A set is a tree. What is the complexity of adding and removing from the beginning and end of a tree? At worst you need to shuffle your way back up the tree to balance it.

A vector is an array. What is the complexity of adding and removing from the beginning and end of an array? At worst you need to move every single element in the array over by one space.

A list is a linked list. What is the complexity of adding and removing from the beginning and ending of a list? At worst you need to move some pointers.

A deque is specially designed for this purpose, it is a linked list of arrays. What is the complexity of adding or removing from the endpoints of a list-of-arrays? Endpoint manipulation at worst requires adding a page.

Consider the underlying container.

A set is a tree. What is the complexity of adding and removing from the beginning and end of a tree? At worst you need to shuffle your way back up the tree to balance it.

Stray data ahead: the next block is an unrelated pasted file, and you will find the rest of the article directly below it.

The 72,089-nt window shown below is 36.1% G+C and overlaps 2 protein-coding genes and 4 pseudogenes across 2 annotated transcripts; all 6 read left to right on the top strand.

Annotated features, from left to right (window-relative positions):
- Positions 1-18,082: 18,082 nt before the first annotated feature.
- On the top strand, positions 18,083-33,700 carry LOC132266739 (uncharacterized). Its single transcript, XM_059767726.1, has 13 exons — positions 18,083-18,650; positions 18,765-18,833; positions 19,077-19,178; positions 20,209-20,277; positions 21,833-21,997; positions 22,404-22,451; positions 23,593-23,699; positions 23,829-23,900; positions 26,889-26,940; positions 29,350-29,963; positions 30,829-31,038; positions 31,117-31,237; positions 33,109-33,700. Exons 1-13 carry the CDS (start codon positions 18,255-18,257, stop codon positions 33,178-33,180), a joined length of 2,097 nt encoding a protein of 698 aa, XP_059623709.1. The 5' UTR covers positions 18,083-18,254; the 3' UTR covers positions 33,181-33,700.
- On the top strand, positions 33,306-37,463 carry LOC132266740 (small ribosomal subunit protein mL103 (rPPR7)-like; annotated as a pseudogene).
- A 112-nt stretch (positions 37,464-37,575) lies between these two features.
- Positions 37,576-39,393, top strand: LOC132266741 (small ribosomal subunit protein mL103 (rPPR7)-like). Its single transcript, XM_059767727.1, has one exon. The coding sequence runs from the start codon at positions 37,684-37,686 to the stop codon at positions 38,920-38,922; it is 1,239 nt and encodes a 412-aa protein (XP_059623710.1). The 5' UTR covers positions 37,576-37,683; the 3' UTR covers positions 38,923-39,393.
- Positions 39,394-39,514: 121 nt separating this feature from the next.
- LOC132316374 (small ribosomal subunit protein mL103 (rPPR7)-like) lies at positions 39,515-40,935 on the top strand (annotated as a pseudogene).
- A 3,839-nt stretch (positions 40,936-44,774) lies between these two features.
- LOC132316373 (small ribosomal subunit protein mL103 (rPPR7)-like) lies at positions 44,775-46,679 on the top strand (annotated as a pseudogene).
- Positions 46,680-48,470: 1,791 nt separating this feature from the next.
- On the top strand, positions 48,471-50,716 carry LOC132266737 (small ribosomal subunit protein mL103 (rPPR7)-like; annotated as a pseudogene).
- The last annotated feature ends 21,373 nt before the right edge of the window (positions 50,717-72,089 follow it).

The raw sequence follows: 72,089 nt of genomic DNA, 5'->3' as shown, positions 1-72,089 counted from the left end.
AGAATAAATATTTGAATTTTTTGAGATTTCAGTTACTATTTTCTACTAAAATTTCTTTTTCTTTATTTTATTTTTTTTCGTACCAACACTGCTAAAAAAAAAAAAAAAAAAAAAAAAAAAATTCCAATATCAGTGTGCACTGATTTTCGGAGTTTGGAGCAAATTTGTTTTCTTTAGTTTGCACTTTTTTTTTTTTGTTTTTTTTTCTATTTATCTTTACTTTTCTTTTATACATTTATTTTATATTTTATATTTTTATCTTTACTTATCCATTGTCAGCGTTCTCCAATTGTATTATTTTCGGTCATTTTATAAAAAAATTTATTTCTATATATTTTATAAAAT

A vector is an array. What is the complexity of adding and removing from the beginning and end of an array? At worst you need to move every single element in the array over by one space.

A list is a linked list. What is the complexity of adding and removing from the beginning and ending of a list? At worst you need to move some pointers.

A deque is specially designed for this purpose, it is a linked list of arrays. What is the complexity of adding or removing from the endpoints of a list-of-arrays? Endpoint manipulation at worst requires adding a page.

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Posted 19 November 2012 - 07:28 PM